The scandalous truth about anti-Iran protests in Europe: Using bribery to secure asylum
Anti-Islamic Republic Iranian diaspora in Europe protested against the Iranian government, but not all of them used their day off from work to protest out of hatred towards their government, some of them are in need of a residence permit - and here are the facts.
Anti-government protests Europe emerged after the death of Mahsa Amini, an Iranian woman who died in custody due to heart failure. About 38,000 protesters have participated in a Western-backed demonstration in Germany, although the number of participants in the recent pro-government rally in Iran was much larger, with 21 million people attending; it's factually interesting that not all of those who protested in Europe came with the same motive of overthrowing the government.
In an effort to destabilize Iran, the West used disinformation campaigns, such as spreading false information about the cause of Mahsa Amini's death, to stir up dissatisfaction toward the Islamic Republic. The riots in Iran were backed by the Mojahedin-e-Khalq (MEK), which is responsible for the killing of more than 200 Iranians since the start of the insurgency triggered by the lies surrounding Mahsa's death. Hundreds of thousands of dollars worth of damage to medical centers and ambulances, as well as extensive destruction of public places such as municipalities, fire trucks, mosques, banks (ATMs) and people's private property, were on the agenda as well.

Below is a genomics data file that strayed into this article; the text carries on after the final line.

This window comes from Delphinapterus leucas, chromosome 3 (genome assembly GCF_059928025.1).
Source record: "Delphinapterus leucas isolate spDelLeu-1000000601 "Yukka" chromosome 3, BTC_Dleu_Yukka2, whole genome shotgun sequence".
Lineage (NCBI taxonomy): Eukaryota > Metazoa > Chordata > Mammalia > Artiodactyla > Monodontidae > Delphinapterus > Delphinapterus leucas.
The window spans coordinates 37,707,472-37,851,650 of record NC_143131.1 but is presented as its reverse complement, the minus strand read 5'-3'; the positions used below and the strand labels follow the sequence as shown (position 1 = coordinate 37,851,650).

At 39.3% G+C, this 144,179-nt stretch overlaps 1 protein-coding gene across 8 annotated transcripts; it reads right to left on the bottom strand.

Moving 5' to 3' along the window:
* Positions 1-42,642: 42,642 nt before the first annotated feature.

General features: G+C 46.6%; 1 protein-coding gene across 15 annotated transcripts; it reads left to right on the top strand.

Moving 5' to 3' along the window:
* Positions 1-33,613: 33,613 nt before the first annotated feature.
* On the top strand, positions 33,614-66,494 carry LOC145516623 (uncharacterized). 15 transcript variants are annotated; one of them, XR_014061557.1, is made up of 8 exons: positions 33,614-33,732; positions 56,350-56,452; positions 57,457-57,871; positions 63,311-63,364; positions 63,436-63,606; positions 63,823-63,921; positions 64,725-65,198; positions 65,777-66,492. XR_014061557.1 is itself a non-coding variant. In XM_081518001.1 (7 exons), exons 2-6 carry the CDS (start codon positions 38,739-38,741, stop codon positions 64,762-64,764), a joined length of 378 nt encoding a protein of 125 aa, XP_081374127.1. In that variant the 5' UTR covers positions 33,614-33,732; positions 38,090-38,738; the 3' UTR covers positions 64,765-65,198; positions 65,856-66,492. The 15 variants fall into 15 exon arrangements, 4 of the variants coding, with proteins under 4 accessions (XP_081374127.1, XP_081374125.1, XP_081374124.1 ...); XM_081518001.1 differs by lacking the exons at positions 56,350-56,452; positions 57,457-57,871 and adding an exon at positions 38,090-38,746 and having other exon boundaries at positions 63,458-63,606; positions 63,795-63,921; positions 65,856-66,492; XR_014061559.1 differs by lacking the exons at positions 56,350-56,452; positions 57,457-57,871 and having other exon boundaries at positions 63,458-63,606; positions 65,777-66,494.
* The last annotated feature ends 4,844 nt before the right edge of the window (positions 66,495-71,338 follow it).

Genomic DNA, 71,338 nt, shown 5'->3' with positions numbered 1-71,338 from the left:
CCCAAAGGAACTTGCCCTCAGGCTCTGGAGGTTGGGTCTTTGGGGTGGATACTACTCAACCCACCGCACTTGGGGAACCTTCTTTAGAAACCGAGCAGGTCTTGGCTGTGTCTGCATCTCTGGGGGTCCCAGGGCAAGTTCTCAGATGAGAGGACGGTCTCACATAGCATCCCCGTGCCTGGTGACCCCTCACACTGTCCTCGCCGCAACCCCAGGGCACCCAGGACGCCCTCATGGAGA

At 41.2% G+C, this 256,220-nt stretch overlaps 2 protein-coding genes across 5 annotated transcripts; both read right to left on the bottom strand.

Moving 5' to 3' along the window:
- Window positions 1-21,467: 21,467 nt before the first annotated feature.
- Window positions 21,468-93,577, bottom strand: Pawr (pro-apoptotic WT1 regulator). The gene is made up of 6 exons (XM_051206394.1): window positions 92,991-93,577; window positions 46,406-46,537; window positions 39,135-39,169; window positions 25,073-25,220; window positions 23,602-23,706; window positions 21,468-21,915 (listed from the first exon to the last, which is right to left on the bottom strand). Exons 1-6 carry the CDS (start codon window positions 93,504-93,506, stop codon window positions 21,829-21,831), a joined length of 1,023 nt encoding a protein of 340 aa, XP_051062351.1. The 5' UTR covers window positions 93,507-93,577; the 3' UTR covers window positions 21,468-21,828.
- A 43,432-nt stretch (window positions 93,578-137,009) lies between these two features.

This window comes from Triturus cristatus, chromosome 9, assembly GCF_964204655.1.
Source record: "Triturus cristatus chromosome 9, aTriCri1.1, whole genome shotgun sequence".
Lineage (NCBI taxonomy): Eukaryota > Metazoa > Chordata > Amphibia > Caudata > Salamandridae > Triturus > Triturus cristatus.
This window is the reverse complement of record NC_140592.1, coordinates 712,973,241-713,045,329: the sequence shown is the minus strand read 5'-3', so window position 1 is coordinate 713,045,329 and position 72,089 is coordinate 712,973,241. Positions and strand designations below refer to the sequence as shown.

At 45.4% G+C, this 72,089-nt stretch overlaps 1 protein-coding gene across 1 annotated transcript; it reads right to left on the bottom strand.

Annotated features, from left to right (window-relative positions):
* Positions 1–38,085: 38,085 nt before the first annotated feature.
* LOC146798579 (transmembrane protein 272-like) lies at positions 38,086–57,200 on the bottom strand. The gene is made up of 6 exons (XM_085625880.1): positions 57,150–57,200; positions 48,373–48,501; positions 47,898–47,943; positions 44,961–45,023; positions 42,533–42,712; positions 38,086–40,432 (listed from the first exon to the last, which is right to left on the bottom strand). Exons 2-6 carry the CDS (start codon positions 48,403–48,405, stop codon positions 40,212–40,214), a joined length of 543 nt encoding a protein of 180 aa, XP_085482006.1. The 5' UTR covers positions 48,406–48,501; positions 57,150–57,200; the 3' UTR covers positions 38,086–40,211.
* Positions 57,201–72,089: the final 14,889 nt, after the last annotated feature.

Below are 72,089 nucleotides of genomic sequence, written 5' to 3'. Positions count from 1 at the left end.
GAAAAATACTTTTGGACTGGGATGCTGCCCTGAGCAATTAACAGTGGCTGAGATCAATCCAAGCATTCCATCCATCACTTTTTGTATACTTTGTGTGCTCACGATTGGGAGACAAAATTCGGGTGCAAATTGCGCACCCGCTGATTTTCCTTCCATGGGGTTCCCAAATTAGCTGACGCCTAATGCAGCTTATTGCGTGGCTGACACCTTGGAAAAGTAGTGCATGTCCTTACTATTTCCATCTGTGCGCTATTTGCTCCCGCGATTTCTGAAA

#Confession deleted!— Zahra Hamidia🇮🇷 (@ZahraHamidia) December 10, 2022
MKO terrorist leader Maryam Rajavi in a video conference wt Italy’s parliament: This movement (#IranRiots) is largely organized thanks to the Mujahedin Khalq Organization.
This part of Rajavi’s speech was published on her website but removed after few hours pic.twitter.com/YmQhX5imRe
Anti-Iran protests in Western countries began to erupt simultaneously with the violent riots inside Iran. The so-called supporters of the "human rights movements" actively encouraged diaspora Iranians to participate in protests organised in Western countries. Western governments provided protection for the protesters and ensured sufficient media coverage, after all the most important aspect of these protests is its media spread in the context of hybrid warfare efforts against Iran. But let's examine why people bother to attend protests against their own legitimate government.